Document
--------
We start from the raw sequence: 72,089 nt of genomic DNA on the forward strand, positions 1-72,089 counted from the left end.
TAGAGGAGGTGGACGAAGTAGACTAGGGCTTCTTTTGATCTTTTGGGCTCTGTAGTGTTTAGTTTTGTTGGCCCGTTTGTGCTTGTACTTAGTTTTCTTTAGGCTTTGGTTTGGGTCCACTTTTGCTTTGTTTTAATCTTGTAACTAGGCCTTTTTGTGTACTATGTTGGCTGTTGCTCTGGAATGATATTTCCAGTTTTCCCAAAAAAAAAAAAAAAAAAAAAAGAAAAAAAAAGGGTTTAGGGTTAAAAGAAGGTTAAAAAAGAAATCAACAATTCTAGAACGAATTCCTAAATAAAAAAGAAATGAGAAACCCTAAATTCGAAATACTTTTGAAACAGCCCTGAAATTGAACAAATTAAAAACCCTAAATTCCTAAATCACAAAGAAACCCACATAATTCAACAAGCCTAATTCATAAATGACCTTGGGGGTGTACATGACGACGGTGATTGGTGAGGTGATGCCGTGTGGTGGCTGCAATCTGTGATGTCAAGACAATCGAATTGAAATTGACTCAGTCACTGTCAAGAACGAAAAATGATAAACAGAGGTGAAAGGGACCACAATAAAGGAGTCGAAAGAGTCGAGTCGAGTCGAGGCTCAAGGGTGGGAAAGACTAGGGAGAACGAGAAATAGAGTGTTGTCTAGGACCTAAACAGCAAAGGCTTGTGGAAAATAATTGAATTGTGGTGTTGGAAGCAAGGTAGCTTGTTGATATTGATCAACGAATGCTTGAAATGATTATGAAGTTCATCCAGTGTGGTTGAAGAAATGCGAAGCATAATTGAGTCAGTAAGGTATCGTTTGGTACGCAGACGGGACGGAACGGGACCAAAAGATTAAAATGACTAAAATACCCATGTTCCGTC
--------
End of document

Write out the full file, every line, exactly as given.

We start from the raw sequence: 72,089 nt of genomic DNA on the forward strand, positions 1-72,089 counted from the left end.
TAGAGGAGGTGGACGAAGTAGACTAGGGCTTCTTTTGATCTTTTGGGCTCTGTAGTGTTTAGTTTTGTTGGCCCGTTTGTGCTTGTACTTAGTTTTCTTTAGGCTTTGGTTTGGGTCCACTTTTGCTTTGTTTTAATCTTGTAACTAGGCCTTTTTGTGTACTATGTTGGCTGTTGCTCTGGAATGATATTTCCAGTTTTCCCAAAAAAAAAAAAAAAAAAAAAAGAAAAAAAAAGGGTTTAGGGTTAAAAGAAGGTTAAAAAAGAAATCAACAATTCTAGAACGAATTCCTAAATAAAAAAGAAATGAGAAACCCTAAATTCGAAATACTTTTGAAACAGCCCTGAAATTGAACAAATTAAAAACCCTAAATTCCTAAATCACAAAGAAACCCACATAATTCAACAAGCCTAATTCATAAATGACCTTGGGGGTGTACATGACGACGGTGATTGGTGAGGTGATGCCGTGTGGTGGCTGCAATCTGTGATGTCAAGACAATCGAATTGAAATTGACTCAGTCACTGTCAAGAACGAAAAATGATAAACAGAGGTGAAAGGGACCACAATAAAGGAGTCGAAAGAGTCGAGTCGAGTCGAGGCTCAAGGGTGGGAAAGACTAGGGAGAACGAGAAATAGAGTGTTGTCTAGGACCTAAACAGCAAAGGCTTGTGGAAAATAATTGAATTGTGGTGTTGGAAGCAAGGTAGCTTGTTGATATTGATCAACGAATGCTTGAAATGATTATGAAGTTCATCCAGTGTGGTTGAAGAAATGCGAAGCATAATTGAGTCAGTAAGGTATCGTTTGGTACGCAGACGGGACGGAACGGGACCAAAAGATTAAAATGACTAAAATACCCATGTTCCGTC